Well, it is isn’t it? It’s far more fun to jump up and down and scream than it is, say, to offer a reasoned critique of a strategy – just ask my daughter. It’s no co-incidence that one of the first words toddlers learn is ‘no’ – shouting it when Daddy tries to dress you, or offers you an apple is a great way for little children to pretend to be in control.
The same thing really applies to opposition politics in general, and blogging in particular. It shouldn’t really be a surprise that the three blogs
that, in their different ways, best harnessed the impotent rage of opposition have decided, since Labour’s ejection in May, that the rage just isn’t there anymore, and without it, the polemic just doesn’t come. Blogging properly is hard (which is why I don’t bother), and you need a good motive to keep doing it. Being furious about Tony Blair and Gordon Brown was as good a motive as any.
There is, of course, a problem with anger as a motive: when you’re shouting that loudly, you can’t hear yourself think. Inchoate shouts of rage may be cathartic, but they aren’t very productive. Laurie Penny (who generally has the air of someone more or less perpetually furious about something) has caught a bad case of lack of self-awareness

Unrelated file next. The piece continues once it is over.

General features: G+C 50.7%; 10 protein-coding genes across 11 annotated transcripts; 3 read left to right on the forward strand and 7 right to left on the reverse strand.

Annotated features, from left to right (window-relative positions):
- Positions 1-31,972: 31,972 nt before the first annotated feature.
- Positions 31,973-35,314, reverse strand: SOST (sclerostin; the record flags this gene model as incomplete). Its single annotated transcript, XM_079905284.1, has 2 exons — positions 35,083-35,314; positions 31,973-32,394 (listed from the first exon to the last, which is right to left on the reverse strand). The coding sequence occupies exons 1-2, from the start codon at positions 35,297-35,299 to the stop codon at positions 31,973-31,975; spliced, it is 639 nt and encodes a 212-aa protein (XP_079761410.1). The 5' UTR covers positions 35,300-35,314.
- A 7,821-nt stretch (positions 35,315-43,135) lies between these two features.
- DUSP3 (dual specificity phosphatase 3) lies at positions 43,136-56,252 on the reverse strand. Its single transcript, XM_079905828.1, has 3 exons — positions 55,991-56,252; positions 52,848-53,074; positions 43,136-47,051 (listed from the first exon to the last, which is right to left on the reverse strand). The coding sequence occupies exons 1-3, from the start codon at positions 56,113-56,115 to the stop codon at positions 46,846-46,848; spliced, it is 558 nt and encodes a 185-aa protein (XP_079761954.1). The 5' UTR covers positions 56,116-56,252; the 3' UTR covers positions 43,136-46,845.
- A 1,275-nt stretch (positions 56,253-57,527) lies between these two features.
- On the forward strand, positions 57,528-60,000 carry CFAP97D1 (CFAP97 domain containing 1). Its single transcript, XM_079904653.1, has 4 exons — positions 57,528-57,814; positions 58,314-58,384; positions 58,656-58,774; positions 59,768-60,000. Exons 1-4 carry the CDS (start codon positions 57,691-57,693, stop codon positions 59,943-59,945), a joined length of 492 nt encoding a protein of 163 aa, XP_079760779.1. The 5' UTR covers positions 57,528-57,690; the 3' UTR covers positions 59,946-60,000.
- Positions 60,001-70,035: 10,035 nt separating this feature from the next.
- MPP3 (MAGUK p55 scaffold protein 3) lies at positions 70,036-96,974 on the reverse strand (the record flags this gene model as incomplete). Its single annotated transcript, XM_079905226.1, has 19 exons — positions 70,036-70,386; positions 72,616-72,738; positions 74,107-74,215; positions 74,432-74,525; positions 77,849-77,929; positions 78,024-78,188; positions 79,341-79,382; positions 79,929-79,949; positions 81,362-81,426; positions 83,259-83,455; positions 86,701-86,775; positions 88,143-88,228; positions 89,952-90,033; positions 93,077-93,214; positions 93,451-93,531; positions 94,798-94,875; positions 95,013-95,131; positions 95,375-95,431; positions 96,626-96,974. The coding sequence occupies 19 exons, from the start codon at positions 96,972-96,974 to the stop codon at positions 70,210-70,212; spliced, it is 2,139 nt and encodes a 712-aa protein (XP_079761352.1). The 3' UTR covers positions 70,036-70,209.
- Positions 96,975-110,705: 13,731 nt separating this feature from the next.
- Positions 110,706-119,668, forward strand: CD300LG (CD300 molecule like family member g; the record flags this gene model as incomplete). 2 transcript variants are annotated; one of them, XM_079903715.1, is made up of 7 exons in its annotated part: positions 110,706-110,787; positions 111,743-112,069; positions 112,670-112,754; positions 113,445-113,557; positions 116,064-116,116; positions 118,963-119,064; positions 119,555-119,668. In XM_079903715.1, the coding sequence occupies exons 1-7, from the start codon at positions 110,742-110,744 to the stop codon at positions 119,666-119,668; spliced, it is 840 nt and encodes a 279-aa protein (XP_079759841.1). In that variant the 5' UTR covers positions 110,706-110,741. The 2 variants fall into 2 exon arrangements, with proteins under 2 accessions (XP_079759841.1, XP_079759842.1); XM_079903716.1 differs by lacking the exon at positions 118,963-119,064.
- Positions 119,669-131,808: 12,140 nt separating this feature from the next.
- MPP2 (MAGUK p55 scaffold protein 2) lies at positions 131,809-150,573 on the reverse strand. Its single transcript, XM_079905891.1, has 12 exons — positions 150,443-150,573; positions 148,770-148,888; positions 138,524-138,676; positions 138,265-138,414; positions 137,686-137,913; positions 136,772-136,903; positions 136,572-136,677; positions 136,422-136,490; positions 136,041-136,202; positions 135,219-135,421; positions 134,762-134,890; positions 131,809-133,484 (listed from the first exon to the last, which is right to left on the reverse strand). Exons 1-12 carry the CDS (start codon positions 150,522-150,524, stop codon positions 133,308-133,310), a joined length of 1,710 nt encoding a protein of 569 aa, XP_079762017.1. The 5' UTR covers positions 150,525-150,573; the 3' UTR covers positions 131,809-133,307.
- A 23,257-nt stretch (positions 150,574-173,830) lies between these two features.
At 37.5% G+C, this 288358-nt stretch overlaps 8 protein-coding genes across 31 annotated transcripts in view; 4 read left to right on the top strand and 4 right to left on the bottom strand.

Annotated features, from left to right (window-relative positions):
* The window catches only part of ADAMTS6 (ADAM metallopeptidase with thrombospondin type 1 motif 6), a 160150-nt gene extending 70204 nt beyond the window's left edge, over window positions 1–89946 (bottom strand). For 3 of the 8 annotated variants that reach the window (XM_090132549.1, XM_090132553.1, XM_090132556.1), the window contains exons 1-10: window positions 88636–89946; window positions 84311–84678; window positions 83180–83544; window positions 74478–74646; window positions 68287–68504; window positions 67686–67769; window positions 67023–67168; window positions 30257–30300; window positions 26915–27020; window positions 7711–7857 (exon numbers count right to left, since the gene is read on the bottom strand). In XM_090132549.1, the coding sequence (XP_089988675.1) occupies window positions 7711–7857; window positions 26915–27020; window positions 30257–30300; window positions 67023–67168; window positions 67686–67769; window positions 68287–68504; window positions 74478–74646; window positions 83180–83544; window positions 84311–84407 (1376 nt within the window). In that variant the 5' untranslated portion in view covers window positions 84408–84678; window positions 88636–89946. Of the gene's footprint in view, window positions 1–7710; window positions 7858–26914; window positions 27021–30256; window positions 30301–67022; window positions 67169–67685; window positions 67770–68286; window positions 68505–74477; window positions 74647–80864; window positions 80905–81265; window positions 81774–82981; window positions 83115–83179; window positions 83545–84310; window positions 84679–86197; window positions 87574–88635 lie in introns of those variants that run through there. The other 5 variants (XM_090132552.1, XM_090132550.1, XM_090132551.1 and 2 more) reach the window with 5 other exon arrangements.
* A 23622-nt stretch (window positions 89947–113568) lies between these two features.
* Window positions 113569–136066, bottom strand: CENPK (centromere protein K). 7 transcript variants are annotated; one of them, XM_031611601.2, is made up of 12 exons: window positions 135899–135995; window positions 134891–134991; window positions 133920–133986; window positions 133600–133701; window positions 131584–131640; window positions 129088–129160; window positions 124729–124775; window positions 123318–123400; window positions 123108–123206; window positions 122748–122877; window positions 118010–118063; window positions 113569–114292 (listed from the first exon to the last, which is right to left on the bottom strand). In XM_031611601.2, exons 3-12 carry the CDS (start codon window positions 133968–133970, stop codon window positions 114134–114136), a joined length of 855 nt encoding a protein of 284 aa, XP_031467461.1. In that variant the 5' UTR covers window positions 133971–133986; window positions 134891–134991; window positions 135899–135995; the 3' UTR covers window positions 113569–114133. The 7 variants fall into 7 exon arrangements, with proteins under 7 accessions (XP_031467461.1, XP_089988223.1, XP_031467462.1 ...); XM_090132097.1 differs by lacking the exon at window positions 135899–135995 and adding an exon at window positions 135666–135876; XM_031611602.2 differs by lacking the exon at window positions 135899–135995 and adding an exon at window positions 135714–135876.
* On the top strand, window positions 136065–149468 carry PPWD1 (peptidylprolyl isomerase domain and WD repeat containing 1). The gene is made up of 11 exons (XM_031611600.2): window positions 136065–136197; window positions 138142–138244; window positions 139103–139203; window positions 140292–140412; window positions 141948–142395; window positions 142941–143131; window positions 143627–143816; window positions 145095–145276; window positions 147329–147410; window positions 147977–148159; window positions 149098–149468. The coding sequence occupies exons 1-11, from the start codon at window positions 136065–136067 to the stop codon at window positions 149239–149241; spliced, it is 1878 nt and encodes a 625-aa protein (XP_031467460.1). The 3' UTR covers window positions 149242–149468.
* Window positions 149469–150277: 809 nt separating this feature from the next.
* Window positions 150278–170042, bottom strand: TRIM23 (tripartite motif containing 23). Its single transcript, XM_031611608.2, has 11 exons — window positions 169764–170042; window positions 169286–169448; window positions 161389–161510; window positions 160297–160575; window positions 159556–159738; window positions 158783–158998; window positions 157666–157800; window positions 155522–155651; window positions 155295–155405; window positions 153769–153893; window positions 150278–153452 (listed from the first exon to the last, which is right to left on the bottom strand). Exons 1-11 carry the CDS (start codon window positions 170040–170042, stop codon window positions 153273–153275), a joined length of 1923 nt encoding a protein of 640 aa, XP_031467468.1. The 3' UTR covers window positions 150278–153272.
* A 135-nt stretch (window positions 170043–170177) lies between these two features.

with regard to the student protests. Now, another good rule of thumb is that students protest because they can, because they don’t really have anything urgent they need to do instead, and, as above, because it’s fun.
Another endearing quality of students (and the young in general) is their total absence of a sense of the ridiculous. So running aimlessly around London shouting things becomes an act of rebellion – no, not rebellion war! Smash the state (um…while getting it to pay for our education obviously)! It doesn’t have to make sense, it just has to sound cool.
"They want to marketise our education," says Ben, 21, his breath clouding in the bitter air. "So we're going to educate their market."
I’ll educate his market. No, you shut up.
Fun as it all is (and it is fun – protests and demonstrations and marches are great. If I didn’t, you know, have a job and a mortgage and a baby and all that I’d definitely be out there demonstrating against something. Rugby scrums perhaps – “what do we want?” “proper binding in the front row!” “when do we want it?” “after a crouch, a touch and a pause!”) it really is ultimately pointless. Grown ups, after all, know how to deal with temper tantrums. Ignore them.